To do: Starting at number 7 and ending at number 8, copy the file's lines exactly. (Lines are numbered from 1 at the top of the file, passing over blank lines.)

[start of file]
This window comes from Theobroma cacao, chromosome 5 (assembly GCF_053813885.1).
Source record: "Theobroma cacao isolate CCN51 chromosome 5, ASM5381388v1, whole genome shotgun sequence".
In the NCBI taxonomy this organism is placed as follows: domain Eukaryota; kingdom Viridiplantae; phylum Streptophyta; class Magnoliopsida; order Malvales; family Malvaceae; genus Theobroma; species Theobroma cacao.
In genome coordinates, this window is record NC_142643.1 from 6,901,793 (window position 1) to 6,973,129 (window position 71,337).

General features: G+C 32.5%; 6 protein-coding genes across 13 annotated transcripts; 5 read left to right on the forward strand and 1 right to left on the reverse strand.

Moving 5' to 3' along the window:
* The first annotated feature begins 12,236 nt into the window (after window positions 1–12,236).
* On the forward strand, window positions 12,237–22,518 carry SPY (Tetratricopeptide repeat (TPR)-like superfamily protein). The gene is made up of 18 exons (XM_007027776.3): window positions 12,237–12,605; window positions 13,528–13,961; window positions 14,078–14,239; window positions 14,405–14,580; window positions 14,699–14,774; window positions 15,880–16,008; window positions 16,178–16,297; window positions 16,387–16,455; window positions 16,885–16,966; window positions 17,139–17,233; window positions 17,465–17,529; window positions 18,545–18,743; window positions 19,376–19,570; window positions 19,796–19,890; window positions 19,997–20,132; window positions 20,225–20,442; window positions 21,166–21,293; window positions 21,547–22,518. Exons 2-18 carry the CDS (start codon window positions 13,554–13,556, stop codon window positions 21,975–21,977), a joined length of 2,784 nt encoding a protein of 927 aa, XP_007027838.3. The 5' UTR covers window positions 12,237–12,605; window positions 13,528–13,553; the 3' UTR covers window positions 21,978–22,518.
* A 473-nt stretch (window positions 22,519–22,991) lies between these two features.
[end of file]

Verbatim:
* The first annotated feature begins 12,236 nt into the window (after window positions 1–12,236).
* On the forward strand, window positions 12,237–22,518 carry SPY (Tetratricopeptide repeat (TPR)-like superfamily protein). The gene is made up of 18 exons (XM_007027776.3): window positions 12,237–12,605; window positions 13,528–13,961; window positions 14,078–14,239; window positions 14,405–14,580; window positions 14,699–14,774; window positions 15,880–16,008; window positions 16,178–16,297; window positions 16,387–16,455; window positions 16,885–16,966; window positions 17,139–17,233; window positions 17,465–17,529; window positions 18,545–18,743; window positions 19,376–19,570; window positions 19,796–19,890; window positions 19,997–20,132; window positions 20,225–20,442; window positions 21,166–21,293; window positions 21,547–22,518. Exons 2-18 carry the CDS (start codon window positions 13,554–13,556, stop codon window positions 21,975–21,977), a joined length of 2,784 nt encoding a protein of 927 aa, XP_007027838.3. The 5' UTR covers window positions 12,237–12,605; window positions 13,528–13,553; the 3' UTR covers window positions 21,978–22,518.